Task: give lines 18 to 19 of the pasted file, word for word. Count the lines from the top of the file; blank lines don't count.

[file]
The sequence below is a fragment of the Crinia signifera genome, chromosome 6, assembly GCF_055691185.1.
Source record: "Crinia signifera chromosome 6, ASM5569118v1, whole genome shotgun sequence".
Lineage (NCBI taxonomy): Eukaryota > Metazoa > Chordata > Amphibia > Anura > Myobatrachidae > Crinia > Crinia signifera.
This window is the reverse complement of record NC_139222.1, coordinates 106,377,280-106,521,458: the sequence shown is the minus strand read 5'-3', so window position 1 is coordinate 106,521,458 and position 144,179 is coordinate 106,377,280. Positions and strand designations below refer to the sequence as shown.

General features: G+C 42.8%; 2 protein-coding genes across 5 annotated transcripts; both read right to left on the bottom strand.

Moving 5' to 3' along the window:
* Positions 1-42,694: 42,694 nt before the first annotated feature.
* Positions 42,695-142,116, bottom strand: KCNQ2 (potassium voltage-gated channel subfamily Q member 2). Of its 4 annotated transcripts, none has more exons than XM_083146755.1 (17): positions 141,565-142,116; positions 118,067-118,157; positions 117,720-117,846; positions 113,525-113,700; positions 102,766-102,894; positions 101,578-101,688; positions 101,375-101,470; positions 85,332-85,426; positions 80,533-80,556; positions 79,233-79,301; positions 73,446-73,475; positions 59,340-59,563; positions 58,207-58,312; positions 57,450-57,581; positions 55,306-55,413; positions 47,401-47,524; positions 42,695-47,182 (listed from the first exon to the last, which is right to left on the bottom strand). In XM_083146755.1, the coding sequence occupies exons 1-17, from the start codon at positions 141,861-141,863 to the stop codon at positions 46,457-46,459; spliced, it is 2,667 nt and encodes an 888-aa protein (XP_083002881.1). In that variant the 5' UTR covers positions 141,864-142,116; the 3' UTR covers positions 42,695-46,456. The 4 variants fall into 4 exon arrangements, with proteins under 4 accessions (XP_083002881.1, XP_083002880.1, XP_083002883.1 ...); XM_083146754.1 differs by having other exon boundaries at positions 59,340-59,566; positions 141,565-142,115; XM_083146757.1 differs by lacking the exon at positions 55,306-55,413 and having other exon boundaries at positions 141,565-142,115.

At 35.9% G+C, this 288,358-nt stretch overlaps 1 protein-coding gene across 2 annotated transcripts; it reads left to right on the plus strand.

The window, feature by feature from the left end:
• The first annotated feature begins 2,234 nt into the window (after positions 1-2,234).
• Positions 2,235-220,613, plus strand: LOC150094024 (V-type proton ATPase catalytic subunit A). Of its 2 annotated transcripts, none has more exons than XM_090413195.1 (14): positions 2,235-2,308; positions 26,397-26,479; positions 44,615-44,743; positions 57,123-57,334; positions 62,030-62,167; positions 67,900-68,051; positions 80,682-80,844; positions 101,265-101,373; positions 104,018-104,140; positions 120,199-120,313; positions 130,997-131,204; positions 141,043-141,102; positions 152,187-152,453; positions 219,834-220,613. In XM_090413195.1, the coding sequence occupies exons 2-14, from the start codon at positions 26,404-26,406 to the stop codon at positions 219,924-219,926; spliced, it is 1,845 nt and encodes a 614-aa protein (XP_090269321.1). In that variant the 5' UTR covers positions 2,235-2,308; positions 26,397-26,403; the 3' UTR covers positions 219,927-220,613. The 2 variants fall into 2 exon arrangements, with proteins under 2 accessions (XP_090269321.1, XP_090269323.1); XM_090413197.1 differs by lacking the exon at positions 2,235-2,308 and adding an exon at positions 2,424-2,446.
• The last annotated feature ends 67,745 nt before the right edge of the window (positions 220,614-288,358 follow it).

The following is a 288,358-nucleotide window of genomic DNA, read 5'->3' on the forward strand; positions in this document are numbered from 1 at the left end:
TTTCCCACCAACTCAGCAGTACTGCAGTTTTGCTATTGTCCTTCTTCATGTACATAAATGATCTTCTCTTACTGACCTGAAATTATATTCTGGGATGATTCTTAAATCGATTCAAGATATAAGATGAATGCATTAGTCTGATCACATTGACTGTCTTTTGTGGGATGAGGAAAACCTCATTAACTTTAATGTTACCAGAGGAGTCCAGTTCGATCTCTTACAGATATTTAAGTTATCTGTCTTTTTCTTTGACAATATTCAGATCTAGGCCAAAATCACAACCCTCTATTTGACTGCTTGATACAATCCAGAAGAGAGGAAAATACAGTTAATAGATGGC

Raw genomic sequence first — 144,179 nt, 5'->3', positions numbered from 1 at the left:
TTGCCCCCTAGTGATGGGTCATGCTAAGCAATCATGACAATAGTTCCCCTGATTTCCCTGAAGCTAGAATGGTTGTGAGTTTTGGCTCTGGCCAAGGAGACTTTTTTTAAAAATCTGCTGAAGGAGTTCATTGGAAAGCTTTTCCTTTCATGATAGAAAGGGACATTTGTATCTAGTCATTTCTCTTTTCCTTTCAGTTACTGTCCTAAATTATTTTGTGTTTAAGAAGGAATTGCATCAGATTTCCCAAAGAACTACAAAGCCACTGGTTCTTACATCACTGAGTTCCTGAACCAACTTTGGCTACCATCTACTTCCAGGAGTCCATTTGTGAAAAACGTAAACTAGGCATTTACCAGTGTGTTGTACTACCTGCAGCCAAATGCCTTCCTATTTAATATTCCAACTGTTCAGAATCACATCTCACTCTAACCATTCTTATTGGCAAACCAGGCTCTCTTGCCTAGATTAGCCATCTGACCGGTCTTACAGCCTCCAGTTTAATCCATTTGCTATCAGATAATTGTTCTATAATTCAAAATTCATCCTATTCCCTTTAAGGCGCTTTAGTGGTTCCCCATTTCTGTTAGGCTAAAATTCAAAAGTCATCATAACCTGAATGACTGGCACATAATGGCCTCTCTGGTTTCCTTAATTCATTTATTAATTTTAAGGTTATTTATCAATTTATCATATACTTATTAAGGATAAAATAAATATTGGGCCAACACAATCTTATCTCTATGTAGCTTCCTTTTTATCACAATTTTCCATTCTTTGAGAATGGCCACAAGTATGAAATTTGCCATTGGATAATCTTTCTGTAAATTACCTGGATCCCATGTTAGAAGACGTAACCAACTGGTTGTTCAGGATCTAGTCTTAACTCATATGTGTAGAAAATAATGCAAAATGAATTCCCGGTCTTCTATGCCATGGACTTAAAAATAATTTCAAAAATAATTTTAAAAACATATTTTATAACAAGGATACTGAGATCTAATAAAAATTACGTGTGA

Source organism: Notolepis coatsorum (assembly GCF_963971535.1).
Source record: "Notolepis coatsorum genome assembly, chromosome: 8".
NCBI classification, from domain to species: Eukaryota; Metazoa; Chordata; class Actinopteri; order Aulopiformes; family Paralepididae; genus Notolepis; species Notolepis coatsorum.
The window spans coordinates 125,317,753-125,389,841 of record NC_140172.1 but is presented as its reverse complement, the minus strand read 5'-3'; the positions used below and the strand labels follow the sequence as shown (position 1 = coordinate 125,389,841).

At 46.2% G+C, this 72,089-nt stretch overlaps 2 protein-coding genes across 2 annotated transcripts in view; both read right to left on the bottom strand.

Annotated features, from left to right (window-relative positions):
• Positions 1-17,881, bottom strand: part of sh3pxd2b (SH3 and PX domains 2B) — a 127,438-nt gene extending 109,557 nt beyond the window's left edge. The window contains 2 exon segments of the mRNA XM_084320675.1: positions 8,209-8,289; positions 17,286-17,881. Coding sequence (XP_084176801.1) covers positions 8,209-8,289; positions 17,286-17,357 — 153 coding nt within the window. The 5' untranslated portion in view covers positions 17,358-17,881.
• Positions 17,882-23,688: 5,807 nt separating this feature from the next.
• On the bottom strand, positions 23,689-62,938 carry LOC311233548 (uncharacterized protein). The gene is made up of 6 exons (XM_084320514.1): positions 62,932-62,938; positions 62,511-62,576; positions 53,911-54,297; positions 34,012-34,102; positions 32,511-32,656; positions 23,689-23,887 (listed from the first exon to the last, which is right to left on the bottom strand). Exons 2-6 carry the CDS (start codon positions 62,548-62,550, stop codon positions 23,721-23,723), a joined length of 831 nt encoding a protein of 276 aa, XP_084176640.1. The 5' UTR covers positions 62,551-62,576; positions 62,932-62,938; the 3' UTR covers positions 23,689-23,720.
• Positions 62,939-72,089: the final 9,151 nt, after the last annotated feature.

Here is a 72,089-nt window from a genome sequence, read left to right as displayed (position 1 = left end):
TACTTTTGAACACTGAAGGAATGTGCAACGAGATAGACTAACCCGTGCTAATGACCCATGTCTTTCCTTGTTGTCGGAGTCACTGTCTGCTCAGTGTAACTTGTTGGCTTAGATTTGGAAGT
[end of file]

Source organism: Notolepis coatsorum (assembly GCF_963971535.1).
Source record: "Notolepis coatsorum genome assembly, chromosome: 8".